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Thank you, Suzanna, for this wonderful opportunity. Each issue of The Magnolia Review is a beautiful selection of prose, poetry and art, and so I knew from the beginning that choosing one piece for the Ink Award would be difficult. Generally, my favorite works of literature and art make me think about them at odd times in a day, send their words or visuals to my mind when I’m driving or walking my dog or trying to fall asleep. I would return to reread those pieces in Volume 4, Issue 1 that did just that, then I let them travel with me again throughout my day. Repeat. Repeat. Maybe it’s because my life as a military spouse is often about change (moving, trainings, deployments, friends leaving) and maybe because my daughter will start kindergarten in the fall, the pieces that stood out most to me were those about transitions and change. In the end, there were certain phrasings and images I couldn’t shake from my head: “[t]he long roads of us,” “[m]ade feast from the leftovers of fields,” “backtracked on roads now strangered.” I also love how this poem ends with the word “end” although it continues to raise questions and encourages the reader to continue asking questions. And so, I have selected “Journey” by Doug Bolling as the winner of The Magnolia Review Ink Award.
Lisa Stice is a poet/mother/military spouse, the author of a poetry collection Uniform (Aldrich Press, 2016), and a Pushcart Prize nominee. She volunteers as a mentor with the Veterans Writing Project, as an associate poetry editor with 1932 Quarterly, and as a contributor for The Military Spouse Book Review. She received a BA in English literature from Mesa State College (now Colorado Mesa University) and an MFA in creative writing and literary arts from the University of Alaska Anchorage. While it is difficult to say where home is, she currently lives in North Carolina with her husband, daughter and dog. You can learn more about her publications at https://lisastice.wordpress.com/.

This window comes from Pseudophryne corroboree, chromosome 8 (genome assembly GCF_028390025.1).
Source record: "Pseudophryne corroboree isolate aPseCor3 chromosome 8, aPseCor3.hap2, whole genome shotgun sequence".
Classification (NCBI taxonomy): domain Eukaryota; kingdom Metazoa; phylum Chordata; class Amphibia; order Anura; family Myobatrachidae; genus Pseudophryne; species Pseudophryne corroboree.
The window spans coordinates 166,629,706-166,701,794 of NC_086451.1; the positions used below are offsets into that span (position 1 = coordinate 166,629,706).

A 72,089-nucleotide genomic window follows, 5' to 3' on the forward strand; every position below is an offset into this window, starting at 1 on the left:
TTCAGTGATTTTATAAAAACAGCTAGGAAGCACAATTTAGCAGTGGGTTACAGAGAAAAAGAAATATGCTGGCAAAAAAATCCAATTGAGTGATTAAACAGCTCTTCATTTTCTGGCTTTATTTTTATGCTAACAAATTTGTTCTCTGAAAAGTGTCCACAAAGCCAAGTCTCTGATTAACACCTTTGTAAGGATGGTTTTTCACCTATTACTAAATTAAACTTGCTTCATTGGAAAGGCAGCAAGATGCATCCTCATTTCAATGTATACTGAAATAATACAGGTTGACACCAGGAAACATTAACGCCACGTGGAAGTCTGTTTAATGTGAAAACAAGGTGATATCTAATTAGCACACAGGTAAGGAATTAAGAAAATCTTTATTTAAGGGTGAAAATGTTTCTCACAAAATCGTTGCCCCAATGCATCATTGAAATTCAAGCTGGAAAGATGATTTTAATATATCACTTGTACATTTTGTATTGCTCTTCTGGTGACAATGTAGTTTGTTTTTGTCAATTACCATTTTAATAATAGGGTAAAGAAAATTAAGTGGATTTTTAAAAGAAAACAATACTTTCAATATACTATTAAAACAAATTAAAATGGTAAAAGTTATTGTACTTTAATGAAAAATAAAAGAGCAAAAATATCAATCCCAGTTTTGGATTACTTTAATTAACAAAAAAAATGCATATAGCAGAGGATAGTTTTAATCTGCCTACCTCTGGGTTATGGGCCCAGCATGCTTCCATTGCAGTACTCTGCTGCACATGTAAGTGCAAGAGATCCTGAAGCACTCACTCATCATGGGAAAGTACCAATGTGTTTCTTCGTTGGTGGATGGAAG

- I work at home, usually in the same spot, favorite chair.
Though with sometimes a bit of roaming around room
To room in and out of shadows and sunlight, the coffee
And CDs helping. I like to think of Montaigne’s comments
About hiding away from the world’s distractions in his
Tower to trigger the writing. Once I lived in France for
A year and a half or so, thought it would be cool to
Scribble poems on scratch paper in the bistros along
The Left Bank—it didn’t work. Too many marvels
Going on table by table!
2. A pen begins it, carries on awhile then to the keyboard
Or typewriter. 0f course, it’s the mysterious little inner
Pen that drives the wagon.)
. 3. No routine. It’s always something sudden, unexpected.
Once the spark comes it might go on for hours then dies
by its own rhythm.
- A long time. Still remember with a shudder more or less
trying at age 11 or 12 to write a novel. Got maybe three
or four pages and gave up. But when I began again some years
ago I started with short stories then to poetry.
- (oops my cranky laptop won’t let me keep the left margin)
Just anyone who’s interested in joining the journey,
Preferably those who are already reading poetry, whether
Critically or for more or less innocent enjoyment.
- I believe it’s the absolute love of writing, wanting/needing to
Immerse in imagery, rhythm, how lines break, etc.
Blocking out happens often. Once, I tried to defeat it by
An act of will so to speak. Have since learned to let go,
Disappear. It comes when it comes, goes where it goes.
- Roaming, reading, getting out to rediscover the great green
Earth before it turns to cinders, connect with fellow sojourners.
- Hard to exclude anything much. Two moments do stand out.
- First, when an idea or image or line from another writer
(thinking here often of Pessoa, Lorca, Neruda) strikes
home and I have to do something with it. Then, later on,
the moments when the poem seems finally rounding out
and I get the confidence that I can bring it in.
- In another life I taught writing workshops and giving advice
went with the ice cream—but I back away from that now,
would rather leave it to others who know much more than I.
Something like figure out if writing is your love, your passion
And if it is go for it full speed, meaning both through the
Garden times and the blocks! There may be wonders down
That rabbit hole.